Terms in this set (80)

• Victory by changing or paralyzing enemy senior leadership
• Core assumptions are not only about technology and weapon
• Also make assumptions about the nature of the enemy
• States rely on commands from national leaders
• These leaders rely on communication systems from elite to elite
• As they become more sophisticated, they become more brittle
• National command posts, television stations, radio transmitters are prominent, stationary targets
• Since the 1990s, leaders have focused on leadership decapitation
• Plan to incapacitate Saddam Hussein before the First Gulf War
• Wanted to go for "head of the snake," ie. Milosevic
• For modern air power advocates, decapitation has the advantage of minimizing collateral damage and focusing on just a critical target set
• Warden's target set for the first Gulf War had 84 targets
• Decapitation with precision air power has failed or backfired in all 8 cases in which it has ben tried
• Qaddafi in 1986
o We accidentally killed his 3 year old daughter
• Hussein in First Gulf War
o First in 1991, Instant Thunder
• Hussein in 1998
o Desert Fox, attacked 100 targets in and around Baghdad
o Wanted to go back with better intelligence
o CIA gave eavesdropping equipment to the UN Inspection Team
• Hussein in 2003
o Opened the war when we thought we had Saddam in our gunsites
o We killed the CIA agent
• In April 1996, the Russians assassinated the Chechyan leader
o Yeltsin said he wanted to negotiate a ceasefire over the phone
o Dudayev gets killed while he's on the cell phone which was beaming out a signal
o They get a new leader and kick the Russians out
• March 1999 US launched a three day air war to coerce Milosevic some peace accords
o Three day air war did not work
o 40,000 troops move into Kosovo to displace 900,000 Kosovar Albanians
• 2001 Opening Strikes in Afghanistan
o Tried to topple a Taliban leader
• 2006 Israel tries to kill the Hezbollah leader
• In each of these, failure or backfire.
o There are several core problems in decapitation.
• The ability to destroy a target is not the central problem.
• The target sets are small.
• Decapitation is primarily a function of highly accurate intelligence.
• Killing the leader under these circumstances is relatively easy.
• Everyone assumes they're being wiretapped.
• Its impact is really on denial.
• 1. Local ground threat (KLA) and NATO Tactical Air Power
• Although the KLA grew stronger during the course of the war, there is no evidence that the KLA could seize and take control of territory anytime soon.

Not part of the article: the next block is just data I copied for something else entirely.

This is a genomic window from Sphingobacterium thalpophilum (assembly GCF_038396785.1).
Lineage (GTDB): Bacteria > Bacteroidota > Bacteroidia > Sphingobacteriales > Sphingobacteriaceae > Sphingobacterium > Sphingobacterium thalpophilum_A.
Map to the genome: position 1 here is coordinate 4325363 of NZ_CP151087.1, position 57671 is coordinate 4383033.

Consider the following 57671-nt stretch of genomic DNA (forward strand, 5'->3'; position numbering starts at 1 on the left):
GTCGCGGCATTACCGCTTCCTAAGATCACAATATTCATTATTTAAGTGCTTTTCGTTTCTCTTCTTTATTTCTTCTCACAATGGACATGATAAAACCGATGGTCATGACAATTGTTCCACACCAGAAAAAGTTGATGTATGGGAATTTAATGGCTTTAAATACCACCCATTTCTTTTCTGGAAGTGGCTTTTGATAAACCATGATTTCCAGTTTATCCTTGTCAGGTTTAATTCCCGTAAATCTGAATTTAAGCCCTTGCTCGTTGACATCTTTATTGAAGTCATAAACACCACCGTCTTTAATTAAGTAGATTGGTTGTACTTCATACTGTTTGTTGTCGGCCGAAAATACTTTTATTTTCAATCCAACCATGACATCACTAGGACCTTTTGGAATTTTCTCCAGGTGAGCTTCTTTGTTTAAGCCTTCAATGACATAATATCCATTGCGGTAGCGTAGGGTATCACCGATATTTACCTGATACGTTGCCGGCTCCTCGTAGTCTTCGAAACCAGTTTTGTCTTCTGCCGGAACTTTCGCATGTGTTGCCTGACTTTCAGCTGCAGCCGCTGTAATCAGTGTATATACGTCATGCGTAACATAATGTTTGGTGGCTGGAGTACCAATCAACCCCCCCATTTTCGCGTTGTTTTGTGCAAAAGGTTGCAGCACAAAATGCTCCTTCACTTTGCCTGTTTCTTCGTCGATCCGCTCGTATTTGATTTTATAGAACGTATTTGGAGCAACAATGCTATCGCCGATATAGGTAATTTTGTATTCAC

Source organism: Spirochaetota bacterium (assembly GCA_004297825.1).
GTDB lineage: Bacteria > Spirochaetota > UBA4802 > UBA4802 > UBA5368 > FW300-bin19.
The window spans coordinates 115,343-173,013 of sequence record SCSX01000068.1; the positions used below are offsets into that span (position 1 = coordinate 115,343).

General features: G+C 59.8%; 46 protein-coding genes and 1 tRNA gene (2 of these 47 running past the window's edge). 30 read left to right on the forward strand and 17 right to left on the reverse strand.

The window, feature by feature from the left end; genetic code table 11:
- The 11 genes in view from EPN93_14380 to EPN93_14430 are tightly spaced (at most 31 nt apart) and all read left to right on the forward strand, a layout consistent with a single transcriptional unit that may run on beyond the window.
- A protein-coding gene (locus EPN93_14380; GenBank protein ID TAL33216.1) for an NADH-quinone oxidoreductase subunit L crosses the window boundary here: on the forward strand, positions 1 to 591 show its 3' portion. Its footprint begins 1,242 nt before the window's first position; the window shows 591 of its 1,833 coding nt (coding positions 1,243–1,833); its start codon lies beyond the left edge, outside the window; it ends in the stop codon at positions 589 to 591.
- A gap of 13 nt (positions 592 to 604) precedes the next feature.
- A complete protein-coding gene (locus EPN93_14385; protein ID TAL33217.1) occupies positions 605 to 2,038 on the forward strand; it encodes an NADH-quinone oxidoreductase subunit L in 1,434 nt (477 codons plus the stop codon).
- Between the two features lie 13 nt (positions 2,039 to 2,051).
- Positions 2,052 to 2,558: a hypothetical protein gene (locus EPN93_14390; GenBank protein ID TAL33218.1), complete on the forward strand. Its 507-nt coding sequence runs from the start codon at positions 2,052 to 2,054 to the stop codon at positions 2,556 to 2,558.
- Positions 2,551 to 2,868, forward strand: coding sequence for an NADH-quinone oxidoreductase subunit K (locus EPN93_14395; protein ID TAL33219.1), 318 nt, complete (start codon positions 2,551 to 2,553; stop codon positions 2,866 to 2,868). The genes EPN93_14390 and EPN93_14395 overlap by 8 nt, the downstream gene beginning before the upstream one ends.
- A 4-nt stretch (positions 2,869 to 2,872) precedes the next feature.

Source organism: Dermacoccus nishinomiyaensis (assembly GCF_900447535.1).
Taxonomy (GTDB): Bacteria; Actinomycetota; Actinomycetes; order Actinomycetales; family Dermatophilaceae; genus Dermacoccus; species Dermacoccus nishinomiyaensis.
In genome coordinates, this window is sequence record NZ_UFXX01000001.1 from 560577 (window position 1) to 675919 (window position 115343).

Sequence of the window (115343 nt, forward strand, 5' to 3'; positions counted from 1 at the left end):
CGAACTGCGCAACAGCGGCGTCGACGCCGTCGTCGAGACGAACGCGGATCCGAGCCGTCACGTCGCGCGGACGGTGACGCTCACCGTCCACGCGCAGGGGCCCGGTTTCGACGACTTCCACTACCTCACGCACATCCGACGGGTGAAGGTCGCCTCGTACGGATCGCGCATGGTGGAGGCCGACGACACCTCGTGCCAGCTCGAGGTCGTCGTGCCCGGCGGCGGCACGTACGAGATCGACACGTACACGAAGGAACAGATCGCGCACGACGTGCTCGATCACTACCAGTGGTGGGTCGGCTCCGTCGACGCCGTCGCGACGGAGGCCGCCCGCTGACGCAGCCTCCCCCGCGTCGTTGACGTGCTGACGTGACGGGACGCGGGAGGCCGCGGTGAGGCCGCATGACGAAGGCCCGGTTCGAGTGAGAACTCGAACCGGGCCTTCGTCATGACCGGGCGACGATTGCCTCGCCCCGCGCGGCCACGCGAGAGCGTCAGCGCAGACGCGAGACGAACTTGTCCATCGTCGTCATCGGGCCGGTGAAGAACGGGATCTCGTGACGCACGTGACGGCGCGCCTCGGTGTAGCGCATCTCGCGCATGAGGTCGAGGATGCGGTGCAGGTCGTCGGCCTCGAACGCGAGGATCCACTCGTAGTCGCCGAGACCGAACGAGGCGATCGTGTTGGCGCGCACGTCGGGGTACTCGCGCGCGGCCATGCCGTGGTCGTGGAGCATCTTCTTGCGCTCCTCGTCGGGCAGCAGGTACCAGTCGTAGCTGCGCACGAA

• No offensive victories.
• Serb army had a lot of heavy artillery and troops, all in good condition.
• This is a non-starter.
• 2. Threat by NATO to inflict punishment on Serbian civilian
• Has some plausibility.
• Kosovo may be an exception to the general rule.
• Strategic air power was in fact in the process of destroying Serbia's economic infrastructure.
• We had destroyed bridges and oil refining capability.
• On May 23, we knocked out 70% of Serbia's electric power (a carbon fiber attack).
o "a cool , neat, new attack"
• Ultimately fails:
o 1. We did not inflict a lot of pain. We had killed 500 civilians. Pretty low.
o 2. We know something about the structure of the bombing that we were hitting week by week. After the war, Serbia came out with a 500 page damage assessment with every target we had hit. The air campaign peters out after the Chinese embassy bombing, right when the coercion should have been ramping up.
o 3. 50% of economy gone, with no concessions offered.
o 4. No evidence of popular revolt against Milosevic.
• 3. Threat of NATO ground invasion + a Russian carrot
• Russia's willingness to help Serbia seize a portion of Serbia, this could only happen if he surrendered immediately
• Starting in early May, there were efforts to negotiate with the Finns and the Russians
• Clinton would have approved ground options if Milosevic had not surrendered, 37,000 NATO troops are mobilized
• Russian came to Belgrade with a carrot
o Russians had a plan to partition Kosovo whether NATO liked it or not

o Pape thinks:
• 1. It's implausible that Milosevic surrendered due to the KLA.
• 2. Possible because of strategic attack.
• 3. The best option is the threat of NATO ground forces with Russian carrots.